November 2023

This month starts with a waning gibbous moon approaching lunistice. The moon will be 28.3° north on the 2nd. See it from late evening until it sets in the daytime.

Jupiter at opposition on November 3, 2023 with Uranus nearby.

Jupiter’s at opposition on the 3rd at slightly less than four astronomical units from us. The early part of this month is a great time to see the planet in a telescope, because we get a relatively close view and the planet’s up all night. Jupiter’s at opposition every 13 months. Last year’s Jupiter opposition began a 12-year cycle during which oppositions are getting farther from us. After 2029, the oppositions will get closer again.

Saturn stationary and about to resume direct motion on November 4, 2023

Saturn’s stationary in Aquarius. Of course, you know it’s not really holding still. But it looks like it is to the naked eye. The planet has been retrograde and resumes direct motion on the 4th. The planet’s near a 4th magnitude star named Iota Aquarii. It’s actually a double star 175 light years away. Studies of this star from 2009 to 2016 revealed a binary observable by very careful measurements of the distant dot’s motion and spectral changes. The ringed planet’s high in the east as darkness begins, so you get to see it most of the night.

The moon reaches last quarter on the 5th. Then it’s at apogee, 404,500 kilometers away, on the 6th. So the moon becomes a morning object. Evening object Mercury is at aphelion that day, 0.47 astronomical units from the sun in reality but not far enough from the sun in our sky to see.

A guide for finding Venus in the morning sky with marks at five-day intervals along its path from November 1 to December 1, 2023

In our morning sky during this time, Venus continues shining ever brightly while moving eastward from beneath Leo the lion. The planet was at greatest elongation in late October and remains nicely positioned for splendid viewing all month. In fact, its angular distance from the sun barely shrinks all month from 46° to 43°. The planet crosses the boundary from Leo to Virgo on the 2nd. The planet passes by Zaniah around the 5th. Venus is approaching the star Zaniah when the moon passes by on the 9th. The moon is going south over the equator on that day.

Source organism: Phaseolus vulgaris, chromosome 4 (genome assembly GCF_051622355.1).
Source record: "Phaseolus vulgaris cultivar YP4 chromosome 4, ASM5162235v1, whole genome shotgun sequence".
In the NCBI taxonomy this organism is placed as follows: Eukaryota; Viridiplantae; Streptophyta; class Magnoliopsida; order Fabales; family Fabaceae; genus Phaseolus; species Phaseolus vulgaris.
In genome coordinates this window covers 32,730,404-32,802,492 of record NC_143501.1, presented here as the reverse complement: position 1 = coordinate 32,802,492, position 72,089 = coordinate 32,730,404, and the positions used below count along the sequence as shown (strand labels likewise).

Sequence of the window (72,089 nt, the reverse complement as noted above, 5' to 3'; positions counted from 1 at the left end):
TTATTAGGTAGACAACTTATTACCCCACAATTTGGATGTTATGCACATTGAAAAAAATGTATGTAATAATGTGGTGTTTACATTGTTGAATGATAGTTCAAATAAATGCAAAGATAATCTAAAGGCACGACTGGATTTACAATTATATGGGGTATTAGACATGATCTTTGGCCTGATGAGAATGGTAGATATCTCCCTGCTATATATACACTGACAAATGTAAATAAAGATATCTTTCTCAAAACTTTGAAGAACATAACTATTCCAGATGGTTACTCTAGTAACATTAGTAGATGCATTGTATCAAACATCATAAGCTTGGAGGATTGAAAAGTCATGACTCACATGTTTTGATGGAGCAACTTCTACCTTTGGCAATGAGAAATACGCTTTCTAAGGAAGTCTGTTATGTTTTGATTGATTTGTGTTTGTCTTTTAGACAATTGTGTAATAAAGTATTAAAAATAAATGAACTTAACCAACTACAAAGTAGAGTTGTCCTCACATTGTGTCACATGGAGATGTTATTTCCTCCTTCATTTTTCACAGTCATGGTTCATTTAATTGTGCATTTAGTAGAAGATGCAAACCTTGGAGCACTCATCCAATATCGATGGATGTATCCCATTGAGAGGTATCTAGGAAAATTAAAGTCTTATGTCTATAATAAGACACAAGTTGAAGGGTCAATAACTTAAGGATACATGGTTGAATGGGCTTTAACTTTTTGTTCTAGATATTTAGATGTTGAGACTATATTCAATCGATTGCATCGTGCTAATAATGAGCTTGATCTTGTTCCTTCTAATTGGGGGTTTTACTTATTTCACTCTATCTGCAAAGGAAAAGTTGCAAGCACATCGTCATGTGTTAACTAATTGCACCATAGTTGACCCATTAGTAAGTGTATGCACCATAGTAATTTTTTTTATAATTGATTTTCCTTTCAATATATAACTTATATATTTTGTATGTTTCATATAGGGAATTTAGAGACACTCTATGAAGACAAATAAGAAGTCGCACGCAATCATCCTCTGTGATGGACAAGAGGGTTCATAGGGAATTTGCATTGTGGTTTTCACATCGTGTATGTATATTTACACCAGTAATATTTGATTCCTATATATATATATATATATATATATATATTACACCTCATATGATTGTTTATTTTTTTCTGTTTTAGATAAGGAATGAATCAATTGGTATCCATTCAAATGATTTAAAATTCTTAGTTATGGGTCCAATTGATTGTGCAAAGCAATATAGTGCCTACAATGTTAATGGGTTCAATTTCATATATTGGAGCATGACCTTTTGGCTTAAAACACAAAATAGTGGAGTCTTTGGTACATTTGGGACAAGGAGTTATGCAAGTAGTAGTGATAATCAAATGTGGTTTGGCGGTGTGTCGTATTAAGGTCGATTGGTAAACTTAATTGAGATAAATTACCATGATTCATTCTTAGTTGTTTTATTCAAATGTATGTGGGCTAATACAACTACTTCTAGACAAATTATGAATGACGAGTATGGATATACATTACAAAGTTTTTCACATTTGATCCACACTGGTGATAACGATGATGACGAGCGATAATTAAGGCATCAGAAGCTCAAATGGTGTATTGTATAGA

Venus passes Zaniah on the 13th. The moon is new on that day. And Uranus is at opposition. So it’s that planet’s turn to be seen all night at its closest. It’s 18.6 astronomical units from us and appears as a blue-green dot in a telescope. Its oppositions are presently getting closer.

The moon, Mercury, and Antares close in the evening sky as may be seen from 10° south latitude on November 14, 2023

If you can spot the thin, young, crescent moon in the evening on the 14th, try to see Antares nearby. For another challenge, try to see Mercury. If you’re at or close to 10° south latitude, you have a good chance of seeing all of them. Farther from these latitudes, they may be lost in the twilight. The moon will be easier to see two nights later when it sets later and is 28.3° south.

The most famous November meteor shower is the Leonids. It could peak on the 18th. Since the moon sets in the evening and Leo’s a morning constellation, we have a good chance at seeing perhaps 15 meteors per hour.

Venus’s trek through Virgo takes it by Porrima on the 17th. Meanwhile, in the evening, the moon passes by Saturn on the 20th. The moon’s at perigee the next day at 369,800 kilometers away. It’ll cross the equator northward on the 23rd. Then the moon’s close to Jupiter on the 25th. And the moon’s full on the 27th.

In the morning, Venus continues crossing Virgo and passes near Spica in the last days of the month. While still far from the sun from our perspective, the planet’s at perihelion on the 28th. It’s 0.72 astronomical units from the sun.

We have a second northern lunistice at 28.2° on the 28th. Venus’s appulse with Spica is the next day.

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